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Proteins Digest, Vol 22, Issue 15

Proteins Digest, Vol 22, Issue 15 - Protein Forum

Proteins Digest, Vol 22, Issue 15 - Protein Forum


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Old 03-31-2007, 10:13 PM
Dan Guire
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Default Proteins Digest, Vol 22, Issue 15



Hi All,

The kit is Pierce's CarboLink; I didn't really know if it's conventional to
mention those details here or not.

The gel itself doesn't bind the enzyme-linked test protein to a significant
extent. Until that is the gel has been exposed to antibody to the test
protein, whether the antibody's been pre-treated with Pierce's periodate
reagent or not. Strangely (in my opinion), pre-heating the antibody to 37C
works about as well as pre-treating it with the periodate.

I guess the antibody could be denatured by heating, made stickier to the gel
and yet still specific to its ligand, but that seems a stretch.

It's an excellent point, but an irrelevant antibody doesn't confer affinity
to the test protein (which is a mouse anti Rabbit~HRP conjugate).

I have to admit that I don't know how much protein antibody the gel is
taking up, because I haven't been measuring the content of what passes
through when that incubation is over. I have done a BCA on the gels from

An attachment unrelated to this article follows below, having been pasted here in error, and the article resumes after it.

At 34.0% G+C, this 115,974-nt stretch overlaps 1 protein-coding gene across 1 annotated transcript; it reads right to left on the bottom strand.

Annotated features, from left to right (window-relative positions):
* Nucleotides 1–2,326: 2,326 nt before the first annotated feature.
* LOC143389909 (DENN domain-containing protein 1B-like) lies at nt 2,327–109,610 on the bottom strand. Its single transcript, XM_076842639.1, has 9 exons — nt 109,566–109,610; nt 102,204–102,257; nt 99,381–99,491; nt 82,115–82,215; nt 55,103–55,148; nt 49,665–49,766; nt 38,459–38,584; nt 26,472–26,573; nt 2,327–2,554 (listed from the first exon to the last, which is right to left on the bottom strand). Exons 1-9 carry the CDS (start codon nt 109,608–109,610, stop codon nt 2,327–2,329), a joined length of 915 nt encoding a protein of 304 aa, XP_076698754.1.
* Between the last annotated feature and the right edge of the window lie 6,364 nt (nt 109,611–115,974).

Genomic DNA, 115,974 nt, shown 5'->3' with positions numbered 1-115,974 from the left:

the columns. The CarboLink gel itself is apparently reactive to the BCA
reagent, so it's hard to say how much protein is there.

I've tried Pierce tech support and been assured that the gel is passivated
enough, but I may try them again.

The other thing that occurs to me to try is tests with something like an
anti BSA so I can use BSA for the ligand, and see if any of these
preparations is allowing me to bind much of the test protein.

I've been trying pretty hard to make this work, and I appreciate your input;
have a good one

DanG



-----Original Message-----
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[mailtoroteins-bounces@oat.bio.indiana.edu] On Behalf Of
[Only registered users see links. ]
Sent: Saturday, March 31, 2007 12:01 PM
To: [Only registered users see links. ]
Subject: Proteins Digest, Vol 22, Issue 15

Send Proteins mailing list submissions to
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Today's Topics:

1. Re: affinity columns (Allison)
2. RE: RE: Re: affinity columns (Allison) (DK) (Dan Guire)


----------------------------------------------------------------------

Message: 1
Date: Fri, 30 Mar 2007 16:40:06 -0500
From: Allison <[Only registered users see links. ]>
Subject: [Protein-analysis] Re: affinity columns
To: [Only registered users see links. ]
Message-ID: <[Only registered users see links. ]>
Content-Type: text/plain; charset=us-ascii; format=flowed